To learn more about the basic types of insurance, and the pros and cons of each, see Life Insurance Options.
How Will You Leave Life Insurance to Your Children?
If you decide to purchase life insurance for the benefit of your children, you need to arrange some legal means for the proceeds to be managed and supervised by a competent adult. If you don't, and your children are not legal adults when you die, the court will appoint a property guardian for the children. That process necessitates attorneys' fees, court proceedings, and court supervision of life insurance benefits -- costs and hassles that surely won't help your kids. There are several ways to prevent this:
- You may not want to name minors as beneficiaries of your life insurance policy. Instead, name a trusted adult beneficiary who will use the money for the children's benefit. If you are confident that this adult will not waver from his or her duty, even years down the line, this might be the easiest option.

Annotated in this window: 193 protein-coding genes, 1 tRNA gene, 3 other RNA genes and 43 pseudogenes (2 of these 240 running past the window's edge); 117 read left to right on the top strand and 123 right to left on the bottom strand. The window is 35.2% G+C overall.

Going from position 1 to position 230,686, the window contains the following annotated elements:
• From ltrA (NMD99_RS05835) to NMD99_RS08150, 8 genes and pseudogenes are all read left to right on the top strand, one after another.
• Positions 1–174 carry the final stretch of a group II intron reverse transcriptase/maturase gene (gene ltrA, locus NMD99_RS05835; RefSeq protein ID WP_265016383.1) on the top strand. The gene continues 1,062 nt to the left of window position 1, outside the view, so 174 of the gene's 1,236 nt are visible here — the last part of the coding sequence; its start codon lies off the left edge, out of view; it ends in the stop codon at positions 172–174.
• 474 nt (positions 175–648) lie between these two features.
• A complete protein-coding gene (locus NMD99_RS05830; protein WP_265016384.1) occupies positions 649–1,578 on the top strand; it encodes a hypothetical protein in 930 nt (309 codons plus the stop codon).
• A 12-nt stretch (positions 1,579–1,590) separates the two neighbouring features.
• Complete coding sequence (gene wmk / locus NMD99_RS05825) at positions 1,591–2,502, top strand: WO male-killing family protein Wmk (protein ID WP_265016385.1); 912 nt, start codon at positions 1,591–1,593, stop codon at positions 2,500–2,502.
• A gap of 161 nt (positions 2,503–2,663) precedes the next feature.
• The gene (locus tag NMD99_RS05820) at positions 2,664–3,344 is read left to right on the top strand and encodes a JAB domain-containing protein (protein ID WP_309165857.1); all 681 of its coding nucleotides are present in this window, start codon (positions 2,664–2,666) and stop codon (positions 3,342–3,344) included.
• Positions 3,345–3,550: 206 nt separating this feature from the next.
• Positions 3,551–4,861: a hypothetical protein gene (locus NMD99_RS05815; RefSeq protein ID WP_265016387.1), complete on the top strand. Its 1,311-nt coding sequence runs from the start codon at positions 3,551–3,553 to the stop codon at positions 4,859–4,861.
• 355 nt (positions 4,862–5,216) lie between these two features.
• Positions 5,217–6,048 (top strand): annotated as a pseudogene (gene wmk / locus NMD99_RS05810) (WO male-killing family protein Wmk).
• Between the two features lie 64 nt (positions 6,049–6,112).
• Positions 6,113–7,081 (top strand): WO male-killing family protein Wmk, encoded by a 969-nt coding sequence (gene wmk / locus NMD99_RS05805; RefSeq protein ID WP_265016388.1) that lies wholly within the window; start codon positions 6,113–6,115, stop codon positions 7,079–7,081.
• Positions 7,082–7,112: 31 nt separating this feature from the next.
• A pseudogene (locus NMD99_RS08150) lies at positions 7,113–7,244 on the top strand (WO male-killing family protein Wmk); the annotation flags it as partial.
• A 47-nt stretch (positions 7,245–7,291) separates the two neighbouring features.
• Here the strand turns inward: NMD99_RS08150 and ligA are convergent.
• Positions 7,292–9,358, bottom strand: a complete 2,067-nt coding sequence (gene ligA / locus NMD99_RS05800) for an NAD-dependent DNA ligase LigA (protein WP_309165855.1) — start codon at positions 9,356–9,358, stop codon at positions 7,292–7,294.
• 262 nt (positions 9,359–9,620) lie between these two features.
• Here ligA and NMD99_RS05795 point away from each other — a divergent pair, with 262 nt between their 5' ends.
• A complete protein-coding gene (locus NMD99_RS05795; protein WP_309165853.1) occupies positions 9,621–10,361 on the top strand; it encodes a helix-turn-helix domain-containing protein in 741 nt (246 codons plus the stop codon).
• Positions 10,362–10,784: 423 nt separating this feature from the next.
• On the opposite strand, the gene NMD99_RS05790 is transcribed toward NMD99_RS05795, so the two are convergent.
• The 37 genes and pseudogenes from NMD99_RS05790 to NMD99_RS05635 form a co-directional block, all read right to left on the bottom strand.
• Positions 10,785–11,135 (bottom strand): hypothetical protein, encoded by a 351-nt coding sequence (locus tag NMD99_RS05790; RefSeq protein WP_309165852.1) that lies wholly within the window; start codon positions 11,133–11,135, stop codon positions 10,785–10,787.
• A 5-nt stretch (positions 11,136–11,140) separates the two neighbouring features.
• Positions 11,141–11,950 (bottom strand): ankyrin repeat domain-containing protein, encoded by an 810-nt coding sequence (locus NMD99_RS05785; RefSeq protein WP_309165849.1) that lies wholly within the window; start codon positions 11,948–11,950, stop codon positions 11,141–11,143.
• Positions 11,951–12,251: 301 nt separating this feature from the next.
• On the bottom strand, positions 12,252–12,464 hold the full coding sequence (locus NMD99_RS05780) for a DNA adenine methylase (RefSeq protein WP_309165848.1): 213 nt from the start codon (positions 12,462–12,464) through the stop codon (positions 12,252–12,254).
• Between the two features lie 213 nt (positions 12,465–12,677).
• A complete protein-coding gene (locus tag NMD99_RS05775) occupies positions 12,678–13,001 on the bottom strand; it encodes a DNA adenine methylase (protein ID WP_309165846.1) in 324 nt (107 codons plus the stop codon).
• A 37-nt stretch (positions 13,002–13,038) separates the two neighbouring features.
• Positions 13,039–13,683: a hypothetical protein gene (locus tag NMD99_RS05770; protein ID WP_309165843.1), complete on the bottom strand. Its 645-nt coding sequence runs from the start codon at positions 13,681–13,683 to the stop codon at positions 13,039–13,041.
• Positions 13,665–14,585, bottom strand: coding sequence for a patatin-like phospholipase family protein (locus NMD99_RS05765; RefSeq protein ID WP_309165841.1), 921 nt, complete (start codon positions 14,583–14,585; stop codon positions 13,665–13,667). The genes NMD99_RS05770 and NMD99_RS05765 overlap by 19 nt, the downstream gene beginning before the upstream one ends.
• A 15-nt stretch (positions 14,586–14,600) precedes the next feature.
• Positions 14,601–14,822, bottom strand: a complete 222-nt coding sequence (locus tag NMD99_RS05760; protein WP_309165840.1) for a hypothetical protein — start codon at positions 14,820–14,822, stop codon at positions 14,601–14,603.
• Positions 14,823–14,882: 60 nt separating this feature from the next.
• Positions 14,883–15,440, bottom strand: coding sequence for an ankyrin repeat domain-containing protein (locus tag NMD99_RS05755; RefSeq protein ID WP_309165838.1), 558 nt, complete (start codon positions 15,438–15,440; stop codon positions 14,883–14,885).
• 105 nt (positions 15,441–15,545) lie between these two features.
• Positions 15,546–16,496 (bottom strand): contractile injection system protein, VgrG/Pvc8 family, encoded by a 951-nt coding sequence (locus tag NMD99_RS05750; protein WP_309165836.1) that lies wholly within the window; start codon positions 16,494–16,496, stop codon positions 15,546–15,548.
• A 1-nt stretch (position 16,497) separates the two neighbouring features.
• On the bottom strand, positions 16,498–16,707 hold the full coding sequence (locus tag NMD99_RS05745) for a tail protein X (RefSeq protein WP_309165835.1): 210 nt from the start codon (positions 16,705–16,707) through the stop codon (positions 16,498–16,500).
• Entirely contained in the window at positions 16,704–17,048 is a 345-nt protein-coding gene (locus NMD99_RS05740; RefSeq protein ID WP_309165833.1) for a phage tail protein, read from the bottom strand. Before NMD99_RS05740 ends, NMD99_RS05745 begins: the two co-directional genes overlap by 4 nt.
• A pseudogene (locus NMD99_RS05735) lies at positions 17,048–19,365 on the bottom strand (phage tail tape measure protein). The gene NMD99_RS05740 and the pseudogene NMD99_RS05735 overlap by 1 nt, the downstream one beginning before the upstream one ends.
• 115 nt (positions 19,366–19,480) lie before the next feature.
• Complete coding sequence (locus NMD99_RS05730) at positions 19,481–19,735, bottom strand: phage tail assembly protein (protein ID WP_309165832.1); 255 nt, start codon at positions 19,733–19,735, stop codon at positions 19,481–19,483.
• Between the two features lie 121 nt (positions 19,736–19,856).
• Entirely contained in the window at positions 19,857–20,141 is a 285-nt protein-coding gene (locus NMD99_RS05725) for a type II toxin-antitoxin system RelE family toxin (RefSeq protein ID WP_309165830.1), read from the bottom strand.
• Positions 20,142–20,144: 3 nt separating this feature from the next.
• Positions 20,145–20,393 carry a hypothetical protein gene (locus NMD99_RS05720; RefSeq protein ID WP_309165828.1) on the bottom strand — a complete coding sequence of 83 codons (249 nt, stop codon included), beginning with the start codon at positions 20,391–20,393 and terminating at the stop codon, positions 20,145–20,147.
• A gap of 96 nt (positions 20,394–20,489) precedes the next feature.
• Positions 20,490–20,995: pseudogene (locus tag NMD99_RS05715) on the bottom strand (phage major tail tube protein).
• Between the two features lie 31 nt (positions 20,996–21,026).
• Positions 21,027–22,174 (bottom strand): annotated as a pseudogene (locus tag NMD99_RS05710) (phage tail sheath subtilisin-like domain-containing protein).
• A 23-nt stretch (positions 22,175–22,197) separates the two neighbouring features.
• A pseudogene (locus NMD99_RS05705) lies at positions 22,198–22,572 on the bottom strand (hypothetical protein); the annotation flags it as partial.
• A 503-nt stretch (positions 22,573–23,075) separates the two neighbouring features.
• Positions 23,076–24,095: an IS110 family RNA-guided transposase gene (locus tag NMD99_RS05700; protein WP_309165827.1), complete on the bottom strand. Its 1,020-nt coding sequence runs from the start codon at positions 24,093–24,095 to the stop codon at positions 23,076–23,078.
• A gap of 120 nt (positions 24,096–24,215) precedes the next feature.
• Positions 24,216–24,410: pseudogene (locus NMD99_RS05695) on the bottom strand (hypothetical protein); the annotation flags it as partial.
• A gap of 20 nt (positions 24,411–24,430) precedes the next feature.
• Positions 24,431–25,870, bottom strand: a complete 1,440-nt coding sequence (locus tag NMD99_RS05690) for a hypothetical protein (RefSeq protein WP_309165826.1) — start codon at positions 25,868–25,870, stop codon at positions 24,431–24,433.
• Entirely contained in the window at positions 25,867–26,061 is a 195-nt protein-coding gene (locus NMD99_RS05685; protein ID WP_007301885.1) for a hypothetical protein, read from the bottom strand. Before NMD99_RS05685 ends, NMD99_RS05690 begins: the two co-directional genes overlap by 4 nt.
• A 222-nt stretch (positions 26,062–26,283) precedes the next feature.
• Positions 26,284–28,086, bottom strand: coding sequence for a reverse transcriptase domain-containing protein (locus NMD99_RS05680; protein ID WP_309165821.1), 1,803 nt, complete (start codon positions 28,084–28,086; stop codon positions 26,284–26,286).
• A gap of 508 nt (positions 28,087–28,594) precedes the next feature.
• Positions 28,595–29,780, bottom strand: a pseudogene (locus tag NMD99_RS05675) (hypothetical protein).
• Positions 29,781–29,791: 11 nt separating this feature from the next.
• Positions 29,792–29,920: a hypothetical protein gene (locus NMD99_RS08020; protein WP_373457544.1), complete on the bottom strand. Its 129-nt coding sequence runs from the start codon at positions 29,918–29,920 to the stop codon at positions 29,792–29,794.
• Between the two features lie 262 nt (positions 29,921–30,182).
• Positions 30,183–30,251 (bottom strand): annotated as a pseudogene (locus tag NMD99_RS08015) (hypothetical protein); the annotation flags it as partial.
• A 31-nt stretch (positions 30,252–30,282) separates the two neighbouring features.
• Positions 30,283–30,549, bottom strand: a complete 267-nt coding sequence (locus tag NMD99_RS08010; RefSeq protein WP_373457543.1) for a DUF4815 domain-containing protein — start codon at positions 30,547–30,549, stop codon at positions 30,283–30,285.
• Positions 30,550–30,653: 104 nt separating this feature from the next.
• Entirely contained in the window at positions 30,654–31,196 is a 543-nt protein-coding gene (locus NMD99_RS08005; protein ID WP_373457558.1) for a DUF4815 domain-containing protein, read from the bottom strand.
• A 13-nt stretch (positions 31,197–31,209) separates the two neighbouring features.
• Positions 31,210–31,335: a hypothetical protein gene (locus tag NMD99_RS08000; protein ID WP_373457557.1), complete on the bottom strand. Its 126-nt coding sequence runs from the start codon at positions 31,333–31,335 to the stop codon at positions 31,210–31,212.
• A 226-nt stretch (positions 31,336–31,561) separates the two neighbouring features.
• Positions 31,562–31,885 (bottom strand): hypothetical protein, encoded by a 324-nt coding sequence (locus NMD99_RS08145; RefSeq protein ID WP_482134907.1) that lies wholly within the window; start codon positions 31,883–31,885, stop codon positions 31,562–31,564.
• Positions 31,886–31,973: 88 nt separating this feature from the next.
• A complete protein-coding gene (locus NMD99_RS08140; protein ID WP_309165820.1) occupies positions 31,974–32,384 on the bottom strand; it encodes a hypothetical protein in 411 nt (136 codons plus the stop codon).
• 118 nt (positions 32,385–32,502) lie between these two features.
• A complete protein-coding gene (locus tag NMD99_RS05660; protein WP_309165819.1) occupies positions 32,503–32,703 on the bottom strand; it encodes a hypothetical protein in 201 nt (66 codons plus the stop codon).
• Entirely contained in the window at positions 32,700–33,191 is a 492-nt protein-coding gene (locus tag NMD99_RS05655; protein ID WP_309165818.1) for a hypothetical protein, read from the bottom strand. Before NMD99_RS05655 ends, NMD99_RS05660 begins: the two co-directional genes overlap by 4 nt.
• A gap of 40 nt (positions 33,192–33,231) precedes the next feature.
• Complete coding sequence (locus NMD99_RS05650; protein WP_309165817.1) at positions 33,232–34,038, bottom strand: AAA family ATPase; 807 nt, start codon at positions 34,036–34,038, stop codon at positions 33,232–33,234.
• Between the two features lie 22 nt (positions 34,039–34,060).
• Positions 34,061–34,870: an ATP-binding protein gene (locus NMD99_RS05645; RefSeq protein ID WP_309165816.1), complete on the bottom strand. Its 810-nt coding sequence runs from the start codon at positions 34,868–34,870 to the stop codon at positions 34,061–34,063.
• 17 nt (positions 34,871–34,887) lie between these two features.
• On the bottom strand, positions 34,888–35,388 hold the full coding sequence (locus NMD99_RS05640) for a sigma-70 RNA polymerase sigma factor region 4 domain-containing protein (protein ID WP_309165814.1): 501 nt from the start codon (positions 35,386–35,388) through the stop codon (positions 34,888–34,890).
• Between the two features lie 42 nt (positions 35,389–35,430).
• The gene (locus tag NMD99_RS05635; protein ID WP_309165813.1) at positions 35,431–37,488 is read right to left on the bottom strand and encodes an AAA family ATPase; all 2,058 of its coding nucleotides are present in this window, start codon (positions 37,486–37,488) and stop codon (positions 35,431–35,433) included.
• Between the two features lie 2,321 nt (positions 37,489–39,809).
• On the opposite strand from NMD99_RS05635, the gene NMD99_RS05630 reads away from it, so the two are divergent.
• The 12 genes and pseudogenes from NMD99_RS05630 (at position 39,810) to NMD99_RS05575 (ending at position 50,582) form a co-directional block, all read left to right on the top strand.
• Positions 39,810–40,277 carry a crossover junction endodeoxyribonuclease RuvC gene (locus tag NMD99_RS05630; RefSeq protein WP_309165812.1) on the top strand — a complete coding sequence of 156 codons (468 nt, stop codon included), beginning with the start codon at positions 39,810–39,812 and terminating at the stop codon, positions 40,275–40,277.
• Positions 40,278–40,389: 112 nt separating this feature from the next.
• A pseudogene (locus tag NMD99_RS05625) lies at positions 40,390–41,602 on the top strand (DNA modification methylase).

- You can name your children as your life insurance policy beneficiaries and also name an adult custodian under your state's Uniform Transfers to Minors Act (UTMA). Most insurance companies permit this and have forms for it. If you want the proceeds to go to more than one child, you'll need to specify the percentage each receives.
- If you have a living trust, you can name the trustee as the beneficiary of the life insurance policy. In the trust document, name the minor children as beneficiaries of any money the trust receives from the insurance policy. Also, establish within the trust a method to impose adult management over the proceeds, which can be either a UTMA custodianship or a child's trust. You'll need to give a copy of your living trust to the insurance company.
UTMA Custodianship vs. Child's Trust
There are a few important differences between leaving life insurance benefits to your children under the UTMA and through a child's trust: